How Working Part-Time Can Complicate Your SSDI Claim

30 July 2021
 Categories: , Blog

When you are receiving disability benefits, you will be able to continue receiving these benefits as long as you are disabled. However, you might consider returning back to work and may wonder how this will affect your benefits. While many recipients of SSDI benefits have successfully gone back to work, you will always want to seek help from an attorney beforehand.

Working Part-Time

You are allowed to work part-time and continue to receive benefits through SSDI as long as you are still considered to be disabled. Whether or not you are considered disabled will depend on whether you are engaging in substantial gainful activity. 

However, even if you're earning less than what is considered to be a substantial gainful activity, you might still be unable to receive benefits if you are working almost full-time hours because it will be harder to convince the SSA that you are too disabled to work.

The Importance of Speaking to an Attorney

A disability benefits claim can take some time to process. In the meantime, you might not have enough savings and will need to earn an income. However, as you are earning an income performing work part-time that is somewhat demanding, the SSA might claim that you should be able to work a full-time job that is much easier than your current part-time job.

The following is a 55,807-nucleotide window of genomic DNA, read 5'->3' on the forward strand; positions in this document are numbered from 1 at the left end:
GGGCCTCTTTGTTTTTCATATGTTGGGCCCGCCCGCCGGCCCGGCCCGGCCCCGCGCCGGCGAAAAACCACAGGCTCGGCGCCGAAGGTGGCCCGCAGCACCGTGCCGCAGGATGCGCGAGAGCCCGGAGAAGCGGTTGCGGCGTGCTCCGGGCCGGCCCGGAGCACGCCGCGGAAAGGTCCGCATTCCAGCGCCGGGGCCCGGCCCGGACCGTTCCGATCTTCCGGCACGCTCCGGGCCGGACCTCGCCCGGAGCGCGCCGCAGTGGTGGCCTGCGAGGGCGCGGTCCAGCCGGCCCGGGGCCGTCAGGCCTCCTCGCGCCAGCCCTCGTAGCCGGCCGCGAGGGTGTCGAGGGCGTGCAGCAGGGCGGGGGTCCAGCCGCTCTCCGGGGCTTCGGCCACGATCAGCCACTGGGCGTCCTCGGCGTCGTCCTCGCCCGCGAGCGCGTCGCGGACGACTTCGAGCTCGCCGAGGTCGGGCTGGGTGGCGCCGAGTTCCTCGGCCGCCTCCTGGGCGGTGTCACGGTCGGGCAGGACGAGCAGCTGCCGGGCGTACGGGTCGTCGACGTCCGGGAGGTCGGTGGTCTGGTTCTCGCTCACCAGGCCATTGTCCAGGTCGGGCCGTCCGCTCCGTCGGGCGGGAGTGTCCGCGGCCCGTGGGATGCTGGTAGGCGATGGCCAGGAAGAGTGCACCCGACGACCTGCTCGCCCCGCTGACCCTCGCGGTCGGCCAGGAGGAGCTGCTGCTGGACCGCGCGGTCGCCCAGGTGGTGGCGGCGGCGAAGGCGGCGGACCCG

For example, if you are working a part-time job in which you must be on your feet all day, and this is very difficult with your disability, the SSA might argue that you could work a full-time job in which you are sitting all day. 

As a result, you may struggle to decide whether to work or not and you will need to speak with an experienced SSDI attorney who can give you more insight into this. An SSDI attorney can also assist you in crafting the best possible argument for why you deserve benefits.

Trial Work Periods

After you have received your benefits, you may choose to go back to work through a process known as a "trial work period." This is where you attempt to work for nine months and are able to earn more than the limit for substantial gainful activity. 

Complications That Might Arise While Working

While you are working at your job, you might be paid more than what your work is worth. For example, your employer might choose to subsidize disabled employees by paying you more than your work is worth. If the SSDI determines that your work is worth half of what you are being paid, you might still qualify for SSDI benefits.

Because qualifying for SSDI benefits can be a complex process, it's usually a good idea to ask for help from a disability benefits assistance business, such as